groups can't really challenge the fucked-up, ecologically unsustainable
practices of corporate timber harvesting such as clear cutting or
logging in old growth and native forests. In addition, the "salvage" bill
was only passed because it was put in front of the legislature as
a rider on to the same bill that authorized relief funds for the
victims of the Oklahoma City Bombing. No representative in her right
mind would have voted against that.
Anyway, folks have been working to stop the logging of Eagle Creek
for 5 or 6 years. There have been full-time direct actions in the
woods for 3 years. These actions have included lock-downs, tree-sits,
suicide platforms blocking the road, and disruptions of active logging.
Why Eagle Creek and not some other part of the patch-work of
clear-cut forest plots in the mountains around Portland, or some
other area of old growth?
Nobody wants this forest to be cut down. It is native forest. That
means that it has never been logged. It is the home of red tree voles,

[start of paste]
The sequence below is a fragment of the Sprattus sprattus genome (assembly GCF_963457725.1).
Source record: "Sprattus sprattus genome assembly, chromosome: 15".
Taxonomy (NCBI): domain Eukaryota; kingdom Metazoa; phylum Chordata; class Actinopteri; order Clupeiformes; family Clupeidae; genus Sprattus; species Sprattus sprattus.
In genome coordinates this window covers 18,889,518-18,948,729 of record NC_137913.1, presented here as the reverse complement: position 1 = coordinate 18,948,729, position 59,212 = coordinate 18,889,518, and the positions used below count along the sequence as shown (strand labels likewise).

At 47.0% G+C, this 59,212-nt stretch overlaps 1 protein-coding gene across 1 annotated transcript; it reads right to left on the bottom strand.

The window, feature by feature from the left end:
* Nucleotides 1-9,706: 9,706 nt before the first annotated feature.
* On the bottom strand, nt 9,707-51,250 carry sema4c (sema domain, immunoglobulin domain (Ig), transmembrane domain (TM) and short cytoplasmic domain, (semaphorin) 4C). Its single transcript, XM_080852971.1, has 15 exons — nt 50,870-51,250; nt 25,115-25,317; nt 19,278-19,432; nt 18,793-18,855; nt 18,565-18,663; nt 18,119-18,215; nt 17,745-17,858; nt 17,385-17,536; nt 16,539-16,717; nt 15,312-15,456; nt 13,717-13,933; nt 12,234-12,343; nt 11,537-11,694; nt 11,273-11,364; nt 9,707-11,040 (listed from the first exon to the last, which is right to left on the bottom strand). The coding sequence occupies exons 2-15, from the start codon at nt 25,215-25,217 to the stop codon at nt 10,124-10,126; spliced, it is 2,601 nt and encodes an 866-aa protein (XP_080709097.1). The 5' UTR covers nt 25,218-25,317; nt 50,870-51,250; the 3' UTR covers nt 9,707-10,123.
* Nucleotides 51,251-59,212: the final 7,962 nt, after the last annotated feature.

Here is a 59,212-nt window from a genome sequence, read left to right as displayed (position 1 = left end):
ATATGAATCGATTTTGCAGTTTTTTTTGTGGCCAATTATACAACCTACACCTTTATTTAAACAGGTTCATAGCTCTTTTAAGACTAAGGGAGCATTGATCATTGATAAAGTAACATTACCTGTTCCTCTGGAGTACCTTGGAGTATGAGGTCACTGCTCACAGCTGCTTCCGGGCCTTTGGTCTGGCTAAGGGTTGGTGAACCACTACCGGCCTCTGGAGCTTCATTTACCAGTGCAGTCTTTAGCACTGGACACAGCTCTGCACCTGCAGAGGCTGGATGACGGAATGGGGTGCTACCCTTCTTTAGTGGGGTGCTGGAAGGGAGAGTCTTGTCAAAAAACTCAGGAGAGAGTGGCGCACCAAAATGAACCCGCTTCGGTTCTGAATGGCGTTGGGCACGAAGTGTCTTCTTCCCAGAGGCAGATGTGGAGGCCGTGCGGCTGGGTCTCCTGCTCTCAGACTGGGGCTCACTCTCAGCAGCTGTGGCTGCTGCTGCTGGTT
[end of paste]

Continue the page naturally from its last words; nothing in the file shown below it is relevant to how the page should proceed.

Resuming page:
spotted owls, cougars, salamanders, and dirty kids in the trees.
The logging company doesn't want to cut it. The locals don't want
it cut. The people of Portland don't want it cut. The eco-groups
don't want it cut. The only group that wants to cut it is the Forest
Service. Well, so far, this logging season as of September 2001,
they have failed. Not one single tree has been cut or taken.
Furthermore it is right next to the Salmon-Huckleberry wilderness
area, a huge untouched wilderness area that is only over the ridge.
Eagle Creek is an important chunk of roadless area that is integral
to the habitat contained within the Salmon-Huckleberry area.
Why is the preservation of remaining old-growth forest so important
We have so little intact wilderness areas left in this part of the
world. I could give all sorts of valid ecological reasons for maintaining
watersheds and bio-diversity. But to be completely clear, I think
that our culture has developed an unhealthy way of viewing our relationship
with each other and the Earth. I believe in revolution for social
and ecological reasons. And I think that defending the little wilderness
we have left is a part of that revolution.
Yes. So what type of resistance is actually going on at Eagle Creek?
What are the activist tactics?
The entire campaign is using several different types of strategies.
We, as a campaign, engage in lobbying the Forest Service, the Department
of Agriculture, and the Legislature. We would challenge the sale
in the courts, but the "Salvage" bill effectively limited
that option. We build mass support against the sale, and we engage
in direct action in the woods.